Saturday, March 26, 2011

Flight Plan, your mission to become a man

I was given Flight Plan as a review opportunity; it is written for middle school and high school age boys. When it arrived, I handed it off to my middle schooler (my 11½ year old son). He read the whole book. Here's what he had to say about it:
Flight Plan Your Mission to Becoming a Man, is a great book. This book gives the reader great info that they will need in the long run. This book is also great to read with a dad/leader/trusted mentor. Lastly, this book helps the reader know what to do in life when bad, or scary things happen to them. This book covers a wide selection of things and what to do when it happens like drugs and sex. This book is great for a boy becoming a man.
A peek inside Flight Plan is available here.

Flight Plan, your mission to become a man, by Lee Burns and Braxton Brady, is a 194 page, 13 chapter paperback, priced around $15.

I'll start by saying I wish I'd read the book first and I wish my husband had gone through the book with my son. If you are buying this book for a young man in your family, I recommend purchasing two copies, one for parent, one for child.

Flight Plan comes from a Biblical, Christian perspective, uses multiple approaches, using scripture, anecdotes, quotes from movies and famous people, is part teacher, part Bible study, part self-help book...Flight Plan is a lot of information rolled into one paperback. It is written in a style that is easy to read without too much professional lingo, in a style that draws in the reader and keeps his (and her) attention.

Flight Plan covers friendships, sex (a lot more info about sex than I thought it would), drugs, girls, dating, mentors, peer pressure, making choices, stress - all of the topics my middle schooler had been asking me about. At the end of each chapter, authors Burns and Brady offer questions for thought and reflection.

Burns and Brady offer sons and their parents a gift by pre-viewing situations that could happen, allowing young men to think about them, rehearse in their minds, even role play, what they will do if a situation arises. It spotlights what to look for when choosing a wing-man (best friend).

I think that sometimes we parents warn our children to look out for this situation or that one, and our children become tone-deaf to our "preaching", and we get from our boy an attitude of "There she goes again!" with an eyeball roll. Flight Plan does the previewing, offers the caution, has the same concerns that I do, yet offers a "neutral" perspective because it doesn't come from Mom or Dad.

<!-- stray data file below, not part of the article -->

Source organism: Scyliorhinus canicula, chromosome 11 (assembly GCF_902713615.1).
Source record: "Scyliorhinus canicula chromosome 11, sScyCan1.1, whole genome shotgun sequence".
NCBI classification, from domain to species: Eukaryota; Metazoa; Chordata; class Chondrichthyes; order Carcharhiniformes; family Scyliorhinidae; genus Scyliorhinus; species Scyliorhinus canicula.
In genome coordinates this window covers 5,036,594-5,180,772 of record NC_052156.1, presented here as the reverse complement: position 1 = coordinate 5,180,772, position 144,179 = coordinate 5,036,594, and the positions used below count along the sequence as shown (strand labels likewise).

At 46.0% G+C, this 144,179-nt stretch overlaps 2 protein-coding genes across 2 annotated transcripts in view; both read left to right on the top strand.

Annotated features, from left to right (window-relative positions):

Flight Plan really opened up the lines of conversation between my son and me. He was able to use something he read in the book to come to me to ask more about it. I knew he had questions, even misconceptions. Talking to boys at school can create some interesting perceptions and misunderstandings, that's for sure! Flight Plan became a framework for the two of us, a place that created a base for him to feel safe sharing his questions with me. It continues to be a framework for our conversations as he continues to process information he read a couple of months ago and as he encounters new situations in his life. I suspect that Flight Plan will be a reference book of sorts for my son as he continues through middle and high school.

[Mom's note: I especially like Dr Tim Kimmel's list of ten ways to be a great member of their family on page 139; I think we'll post that on our refrigerator after we move (we are preparing to pack up and leave in less than a week as I type).]

I think that Flight Plan is a must have for young men and their parents. Parents, read the book first; order two copies and read/work through it with your boy.

B&B Media Group sent me a copy of Flight Plan for review purposes. I received no payment for this review and am not obligated to provide a positive review.

1 comment:

Autismland Penny said...

SOunds like an interesting book. I'll have to check it out. Thanks!

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